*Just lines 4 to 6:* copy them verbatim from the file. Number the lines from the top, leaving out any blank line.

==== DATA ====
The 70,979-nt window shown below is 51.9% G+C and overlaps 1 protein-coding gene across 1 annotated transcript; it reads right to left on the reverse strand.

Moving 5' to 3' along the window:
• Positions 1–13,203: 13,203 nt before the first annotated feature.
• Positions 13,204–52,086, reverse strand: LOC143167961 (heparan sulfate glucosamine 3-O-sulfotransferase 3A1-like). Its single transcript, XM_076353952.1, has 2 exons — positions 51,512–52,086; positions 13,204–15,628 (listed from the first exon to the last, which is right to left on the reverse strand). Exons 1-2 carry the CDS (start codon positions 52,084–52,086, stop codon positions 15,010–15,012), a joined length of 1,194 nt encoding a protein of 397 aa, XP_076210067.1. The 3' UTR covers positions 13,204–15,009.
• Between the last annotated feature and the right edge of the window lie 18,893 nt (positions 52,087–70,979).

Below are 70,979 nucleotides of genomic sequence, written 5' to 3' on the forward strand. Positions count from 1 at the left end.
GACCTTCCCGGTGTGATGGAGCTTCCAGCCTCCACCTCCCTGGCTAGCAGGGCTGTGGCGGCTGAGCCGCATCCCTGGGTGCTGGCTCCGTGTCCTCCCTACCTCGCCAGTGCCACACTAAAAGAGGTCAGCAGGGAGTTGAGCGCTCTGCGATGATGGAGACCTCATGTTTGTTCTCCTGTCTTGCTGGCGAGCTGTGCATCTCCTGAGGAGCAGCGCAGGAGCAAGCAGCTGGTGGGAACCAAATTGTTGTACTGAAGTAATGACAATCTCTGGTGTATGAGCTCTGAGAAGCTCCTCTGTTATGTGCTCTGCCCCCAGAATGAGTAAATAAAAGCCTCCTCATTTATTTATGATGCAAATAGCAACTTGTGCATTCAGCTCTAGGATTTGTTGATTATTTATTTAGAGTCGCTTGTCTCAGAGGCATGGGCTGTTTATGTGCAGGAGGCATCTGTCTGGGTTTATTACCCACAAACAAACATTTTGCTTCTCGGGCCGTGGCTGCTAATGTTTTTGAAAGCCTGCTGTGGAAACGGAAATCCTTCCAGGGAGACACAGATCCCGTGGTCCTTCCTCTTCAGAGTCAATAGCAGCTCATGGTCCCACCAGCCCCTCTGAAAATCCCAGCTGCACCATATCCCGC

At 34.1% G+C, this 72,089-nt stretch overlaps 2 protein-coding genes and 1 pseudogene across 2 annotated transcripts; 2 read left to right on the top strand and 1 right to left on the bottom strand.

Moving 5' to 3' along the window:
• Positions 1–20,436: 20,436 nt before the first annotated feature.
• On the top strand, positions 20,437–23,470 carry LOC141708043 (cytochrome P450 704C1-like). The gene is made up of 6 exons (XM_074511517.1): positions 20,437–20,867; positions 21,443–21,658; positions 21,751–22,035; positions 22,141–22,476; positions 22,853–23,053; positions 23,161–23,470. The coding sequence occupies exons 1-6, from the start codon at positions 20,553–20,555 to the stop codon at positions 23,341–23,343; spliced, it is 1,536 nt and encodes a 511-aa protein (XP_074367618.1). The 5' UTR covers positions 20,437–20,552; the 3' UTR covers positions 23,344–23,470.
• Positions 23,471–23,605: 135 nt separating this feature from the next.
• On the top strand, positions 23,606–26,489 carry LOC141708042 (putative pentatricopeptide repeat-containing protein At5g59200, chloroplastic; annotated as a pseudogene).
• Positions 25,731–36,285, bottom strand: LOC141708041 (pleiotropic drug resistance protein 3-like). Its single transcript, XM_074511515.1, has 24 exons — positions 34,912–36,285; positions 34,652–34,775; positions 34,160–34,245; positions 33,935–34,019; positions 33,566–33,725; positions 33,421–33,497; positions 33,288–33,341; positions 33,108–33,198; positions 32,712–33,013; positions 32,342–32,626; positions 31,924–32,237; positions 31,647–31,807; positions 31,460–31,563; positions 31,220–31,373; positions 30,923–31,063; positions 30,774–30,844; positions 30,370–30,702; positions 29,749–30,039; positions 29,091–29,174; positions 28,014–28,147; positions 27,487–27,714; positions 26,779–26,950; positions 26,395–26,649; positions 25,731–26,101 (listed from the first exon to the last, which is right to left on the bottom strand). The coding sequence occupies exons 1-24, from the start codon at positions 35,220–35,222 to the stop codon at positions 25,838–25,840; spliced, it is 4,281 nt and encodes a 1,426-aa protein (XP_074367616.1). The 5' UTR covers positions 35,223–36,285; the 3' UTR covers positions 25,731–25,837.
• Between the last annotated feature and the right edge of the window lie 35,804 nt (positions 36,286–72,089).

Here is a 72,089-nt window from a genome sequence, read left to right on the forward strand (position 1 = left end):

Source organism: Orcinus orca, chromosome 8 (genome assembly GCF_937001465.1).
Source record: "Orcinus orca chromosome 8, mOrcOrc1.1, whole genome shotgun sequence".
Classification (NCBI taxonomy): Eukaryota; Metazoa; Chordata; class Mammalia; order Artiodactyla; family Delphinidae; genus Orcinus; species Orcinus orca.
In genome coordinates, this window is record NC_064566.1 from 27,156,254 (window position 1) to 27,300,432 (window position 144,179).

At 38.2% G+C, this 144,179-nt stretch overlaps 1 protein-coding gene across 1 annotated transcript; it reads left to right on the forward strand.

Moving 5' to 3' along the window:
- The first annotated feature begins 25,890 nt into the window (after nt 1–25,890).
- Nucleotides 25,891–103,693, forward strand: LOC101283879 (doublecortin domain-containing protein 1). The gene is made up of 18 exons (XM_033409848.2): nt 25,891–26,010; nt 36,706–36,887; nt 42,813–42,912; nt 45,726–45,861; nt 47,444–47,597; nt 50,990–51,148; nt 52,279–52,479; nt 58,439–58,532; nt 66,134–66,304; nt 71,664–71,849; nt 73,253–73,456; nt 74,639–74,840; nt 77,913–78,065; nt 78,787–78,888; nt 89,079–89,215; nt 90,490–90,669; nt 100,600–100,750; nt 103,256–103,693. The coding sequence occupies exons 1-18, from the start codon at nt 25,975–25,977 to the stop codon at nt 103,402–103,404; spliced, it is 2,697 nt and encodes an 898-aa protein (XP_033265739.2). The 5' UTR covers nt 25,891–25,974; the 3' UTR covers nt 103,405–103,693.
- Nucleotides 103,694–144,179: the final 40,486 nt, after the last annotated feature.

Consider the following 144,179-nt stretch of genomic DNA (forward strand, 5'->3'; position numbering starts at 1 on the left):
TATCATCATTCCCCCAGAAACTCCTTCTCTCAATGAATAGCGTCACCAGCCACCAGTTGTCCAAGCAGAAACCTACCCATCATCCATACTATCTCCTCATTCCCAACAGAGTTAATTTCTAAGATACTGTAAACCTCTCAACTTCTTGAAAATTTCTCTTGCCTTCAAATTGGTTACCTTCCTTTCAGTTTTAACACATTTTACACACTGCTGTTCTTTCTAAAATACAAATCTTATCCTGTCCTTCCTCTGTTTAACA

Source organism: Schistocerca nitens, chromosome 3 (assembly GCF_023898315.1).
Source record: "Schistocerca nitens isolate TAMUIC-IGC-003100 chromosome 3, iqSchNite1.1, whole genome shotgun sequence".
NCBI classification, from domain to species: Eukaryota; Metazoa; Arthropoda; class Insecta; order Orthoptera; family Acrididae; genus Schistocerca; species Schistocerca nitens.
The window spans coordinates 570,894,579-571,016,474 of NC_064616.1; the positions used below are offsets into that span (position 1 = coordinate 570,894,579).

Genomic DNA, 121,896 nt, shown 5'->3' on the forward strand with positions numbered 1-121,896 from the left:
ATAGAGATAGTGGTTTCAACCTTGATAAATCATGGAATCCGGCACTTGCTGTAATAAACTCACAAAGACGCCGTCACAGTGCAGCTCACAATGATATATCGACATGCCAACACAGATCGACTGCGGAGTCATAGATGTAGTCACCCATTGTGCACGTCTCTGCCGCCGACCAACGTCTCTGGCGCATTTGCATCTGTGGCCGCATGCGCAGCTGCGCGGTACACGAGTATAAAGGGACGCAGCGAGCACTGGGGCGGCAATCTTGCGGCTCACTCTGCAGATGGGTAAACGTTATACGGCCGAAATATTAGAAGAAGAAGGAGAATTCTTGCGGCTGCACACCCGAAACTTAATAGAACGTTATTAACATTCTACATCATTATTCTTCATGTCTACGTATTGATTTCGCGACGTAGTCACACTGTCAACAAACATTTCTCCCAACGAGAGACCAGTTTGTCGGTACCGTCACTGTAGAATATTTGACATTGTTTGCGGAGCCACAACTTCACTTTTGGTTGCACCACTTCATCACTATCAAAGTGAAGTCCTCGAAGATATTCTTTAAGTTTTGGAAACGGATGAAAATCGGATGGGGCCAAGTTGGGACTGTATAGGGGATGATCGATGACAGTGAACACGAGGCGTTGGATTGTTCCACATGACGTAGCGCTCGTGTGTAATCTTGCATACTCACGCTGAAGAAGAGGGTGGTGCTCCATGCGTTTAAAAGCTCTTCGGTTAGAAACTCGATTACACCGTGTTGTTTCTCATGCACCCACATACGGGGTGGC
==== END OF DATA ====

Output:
• Positions 13,204–52,086, reverse strand: LOC143167961 (heparan sulfate glucosamine 3-O-sulfotransferase 3A1-like). Its single transcript, XM_076353952.1, has 2 exons — positions 51,512–52,086; positions 13,204–15,628 (listed from the first exon to the last, which is right to left on the reverse strand). Exons 1-2 carry the CDS (start codon positions 52,084–52,086, stop codon positions 15,010–15,012), a joined length of 1,194 nt encoding a protein of 397 aa, XP_076210067.1. The 3' UTR covers positions 13,204–15,009.
• Between the last annotated feature and the right edge of the window lie 18,893 nt (positions 52,087–70,979).

Below are 70,979 nucleotides of genomic sequence, written 5' to 3' on the forward strand. Positions count from 1 at the left end.